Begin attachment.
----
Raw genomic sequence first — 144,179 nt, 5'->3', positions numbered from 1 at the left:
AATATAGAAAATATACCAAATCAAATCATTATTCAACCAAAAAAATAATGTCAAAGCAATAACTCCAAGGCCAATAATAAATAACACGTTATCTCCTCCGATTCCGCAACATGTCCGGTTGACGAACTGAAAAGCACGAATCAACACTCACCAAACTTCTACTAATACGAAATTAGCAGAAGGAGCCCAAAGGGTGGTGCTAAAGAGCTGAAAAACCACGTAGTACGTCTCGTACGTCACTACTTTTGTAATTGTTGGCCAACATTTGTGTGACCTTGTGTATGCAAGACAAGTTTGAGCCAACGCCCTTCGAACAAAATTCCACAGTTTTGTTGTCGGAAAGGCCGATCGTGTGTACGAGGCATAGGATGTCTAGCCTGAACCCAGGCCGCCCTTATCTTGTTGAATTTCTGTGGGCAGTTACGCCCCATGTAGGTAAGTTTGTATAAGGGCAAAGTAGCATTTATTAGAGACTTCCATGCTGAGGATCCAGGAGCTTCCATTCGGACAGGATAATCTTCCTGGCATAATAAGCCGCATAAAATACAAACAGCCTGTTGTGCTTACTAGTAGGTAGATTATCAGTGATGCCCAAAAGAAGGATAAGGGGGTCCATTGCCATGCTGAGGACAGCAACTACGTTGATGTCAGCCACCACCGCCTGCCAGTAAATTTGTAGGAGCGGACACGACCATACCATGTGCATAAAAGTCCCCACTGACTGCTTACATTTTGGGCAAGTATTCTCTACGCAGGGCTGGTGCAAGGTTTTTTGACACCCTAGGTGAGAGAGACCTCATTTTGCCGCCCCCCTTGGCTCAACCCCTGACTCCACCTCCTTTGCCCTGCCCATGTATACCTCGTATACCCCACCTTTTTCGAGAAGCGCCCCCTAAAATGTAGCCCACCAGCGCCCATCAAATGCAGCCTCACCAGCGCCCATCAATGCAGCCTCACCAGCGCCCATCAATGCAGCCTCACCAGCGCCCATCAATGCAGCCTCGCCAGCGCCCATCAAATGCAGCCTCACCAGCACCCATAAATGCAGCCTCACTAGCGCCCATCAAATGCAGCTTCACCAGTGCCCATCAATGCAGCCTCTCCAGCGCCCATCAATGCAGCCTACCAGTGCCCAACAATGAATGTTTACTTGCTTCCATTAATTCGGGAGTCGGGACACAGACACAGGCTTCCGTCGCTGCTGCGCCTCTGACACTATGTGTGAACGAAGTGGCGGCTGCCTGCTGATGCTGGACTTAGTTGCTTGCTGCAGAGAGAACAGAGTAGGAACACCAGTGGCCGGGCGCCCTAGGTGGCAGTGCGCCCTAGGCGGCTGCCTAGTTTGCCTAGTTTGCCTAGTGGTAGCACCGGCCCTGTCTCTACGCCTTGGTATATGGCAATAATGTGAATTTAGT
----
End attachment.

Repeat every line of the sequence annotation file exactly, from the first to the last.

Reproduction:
Raw genomic sequence first — 144,179 nt, 5'->3', positions numbered from 1 at the left:
AATATAGAAAATATACCAAATCAAATCATTATTCAACCAAAAAAATAATGTCAAAGCAATAACTCCAAGGCCAATAATAAATAACACGTTATCTCCTCCGATTCCGCAACATGTCCGGTTGACGAACTGAAAAGCACGAATCAACACTCACCAAACTTCTACTAATACGAAATTAGCAGAAGGAGCCCAAAGGGTGGTGCTAAAGAGCTGAAAAACCACGTAGTACGTCTCGTACGTCACTACTTTTGTAATTGTTGGCCAACATTTGTGTGACCTTGTGTATGCAAGACAAGTTTGAGCCAACGCCCTTCGAACAAAATTCCACAGTTTTGTTGTCGGAAAGGCCGATCGTGTGTACGAGGCATAGGATGTCTAGCCTGAACCCAGGCCGCCCTTATCTTGTTGAATTTCTGTGGGCAGTTACGCCCCATGTAGGTAAGTTTGTATAAGGGCAAAGTAGCATTTATTAGAGACTTCCATGCTGAGGATCCAGGAGCTTCCATTCGGACAGGATAATCTTCCTGGCATAATAAGCCGCATAAAATACAAACAGCCTGTTGTGCTTACTAGTAGGTAGATTATCAGTGATGCCCAAAAGAAGGATAAGGGGGTCCATTGCCATGCTGAGGACAGCAACTACGTTGATGTCAGCCACCACCGCCTGCCAGTAAATTTGTAGGAGCGGACACGACCATACCATGTGCATAAAAGTCCCCACTGACTGCTTACATTTTGGGCAAGTATTCTCTACGCAGGGCTGGTGCAAGGTTTTTTGACACCCTAGGTGAGAGAGACCTCATTTTGCCGCCCCCCTTGGCTCAACCCCTGACTCCACCTCCTTTGCCCTGCCCATGTATACCTCGTATACCCCACCTTTTTCGAGAAGCGCCCCCTAAAATGTAGCCCACCAGCGCCCATCAAATGCAGCCTCACCAGCGCCCATCAATGCAGCCTCACCAGCGCCCATCAATGCAGCCTCACCAGCGCCCATCAATGCAGCCTCGCCAGCGCCCATCAAATGCAGCCTCACCAGCACCCATAAATGCAGCCTCACTAGCGCCCATCAAATGCAGCTTCACCAGTGCCCATCAATGCAGCCTCTCCAGCGCCCATCAATGCAGCCTACCAGTGCCCAACAATGAATGTTTACTTGCTTCCATTAATTCGGGAGTCGGGACACAGACACAGGCTTCCGTCGCTGCTGCGCCTCTGACACTATGTGTGAACGAAGTGGCGGCTGCCTGCTGATGCTGGACTTAGTTGCTTGCTGCAGAGAGAACAGAGTAGGAACACCAGTGGCCGGGCGCCCTAGGTGGCAGTGCGCCCTAGGCGGCTGCCTAGTTTGCCTAGTTTGCCTAGTGGTAGCACCGGCCCTGTCTCTACGCCTTGGTATATGGCAATAATGTGAATTTAGT